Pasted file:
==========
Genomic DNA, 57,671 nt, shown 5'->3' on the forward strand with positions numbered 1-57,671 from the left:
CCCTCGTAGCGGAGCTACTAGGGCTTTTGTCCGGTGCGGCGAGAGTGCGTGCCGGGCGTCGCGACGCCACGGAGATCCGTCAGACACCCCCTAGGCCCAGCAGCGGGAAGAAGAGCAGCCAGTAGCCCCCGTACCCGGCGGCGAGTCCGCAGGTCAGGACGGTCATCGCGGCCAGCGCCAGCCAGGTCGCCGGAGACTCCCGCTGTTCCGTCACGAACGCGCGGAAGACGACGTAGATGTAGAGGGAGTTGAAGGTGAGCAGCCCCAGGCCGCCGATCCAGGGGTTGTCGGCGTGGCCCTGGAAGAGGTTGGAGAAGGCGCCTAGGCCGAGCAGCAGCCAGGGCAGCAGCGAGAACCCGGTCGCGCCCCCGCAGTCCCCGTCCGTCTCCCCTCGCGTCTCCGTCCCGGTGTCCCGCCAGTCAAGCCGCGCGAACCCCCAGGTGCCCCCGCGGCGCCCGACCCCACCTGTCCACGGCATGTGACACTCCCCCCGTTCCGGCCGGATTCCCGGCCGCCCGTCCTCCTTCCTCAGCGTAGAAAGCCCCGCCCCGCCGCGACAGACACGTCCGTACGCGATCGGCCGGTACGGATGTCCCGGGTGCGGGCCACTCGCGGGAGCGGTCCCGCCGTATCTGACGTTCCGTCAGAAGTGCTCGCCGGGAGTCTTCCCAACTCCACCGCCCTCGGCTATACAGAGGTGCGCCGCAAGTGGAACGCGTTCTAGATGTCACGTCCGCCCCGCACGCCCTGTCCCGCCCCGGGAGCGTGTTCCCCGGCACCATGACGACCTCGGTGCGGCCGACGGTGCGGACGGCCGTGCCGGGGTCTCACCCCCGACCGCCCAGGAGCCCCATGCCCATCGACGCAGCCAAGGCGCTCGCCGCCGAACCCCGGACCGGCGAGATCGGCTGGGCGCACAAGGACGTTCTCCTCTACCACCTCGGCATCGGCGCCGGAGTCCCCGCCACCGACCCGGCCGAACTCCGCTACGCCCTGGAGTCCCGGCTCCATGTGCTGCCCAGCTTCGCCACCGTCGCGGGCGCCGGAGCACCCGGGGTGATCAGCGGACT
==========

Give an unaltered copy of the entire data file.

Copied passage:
Genomic DNA, 57,671 nt, shown 5'->3' on the forward strand with positions numbered 1-57,671 from the left:
CCCTCGTAGCGGAGCTACTAGGGCTTTTGTCCGGTGCGGCGAGAGTGCGTGCCGGGCGTCGCGACGCCACGGAGATCCGTCAGACACCCCCTAGGCCCAGCAGCGGGAAGAAGAGCAGCCAGTAGCCCCCGTACCCGGCGGCGAGTCCGCAGGTCAGGACGGTCATCGCGGCCAGCGCCAGCCAGGTCGCCGGAGACTCCCGCTGTTCCGTCACGAACGCGCGGAAGACGACGTAGATGTAGAGGGAGTTGAAGGTGAGCAGCCCCAGGCCGCCGATCCAGGGGTTGTCGGCGTGGCCCTGGAAGAGGTTGGAGAAGGCGCCTAGGCCGAGCAGCAGCCAGGGCAGCAGCGAGAACCCGGTCGCGCCCCCGCAGTCCCCGTCCGTCTCCCCTCGCGTCTCCGTCCCGGTGTCCCGCCAGTCAAGCCGCGCGAACCCCCAGGTGCCCCCGCGGCGCCCGACCCCACCTGTCCACGGCATGTGACACTCCCCCCGTTCCGGCCGGATTCCCGGCCGCCCGTCCTCCTTCCTCAGCGTAGAAAGCCCCGCCCCGCCGCGACAGACACGTCCGTACGCGATCGGCCGGTACGGATGTCCCGGGTGCGGGCCACTCGCGGGAGCGGTCCCGCCGTATCTGACGTTCCGTCAGAAGTGCTCGCCGGGAGTCTTCCCAACTCCACCGCCCTCGGCTATACAGAGGTGCGCCGCAAGTGGAACGCGTTCTAGATGTCACGTCCGCCCCGCACGCCCTGTCCCGCCCCGGGAGCGTGTTCCCCGGCACCATGACGACCTCGGTGCGGCCGACGGTGCGGACGGCCGTGCCGGGGTCTCACCCCCGACCGCCCAGGAGCCCCATGCCCATCGACGCAGCCAAGGCGCTCGCCGCCGAACCCCGGACCGGCGAGATCGGCTGGGCGCACAAGGACGTTCTCCTCTACCACCTCGGCATCGGCGCCGGAGTCCCCGCCACCGACCCGGCCGAACTCCGCTACGCCCTGGAGTCCCGGCTCCATGTGCTGCCCAGCTTCGCCACCGTCGCGGGCGCCGGAGCACCCGGGGTGATCAGCGGACT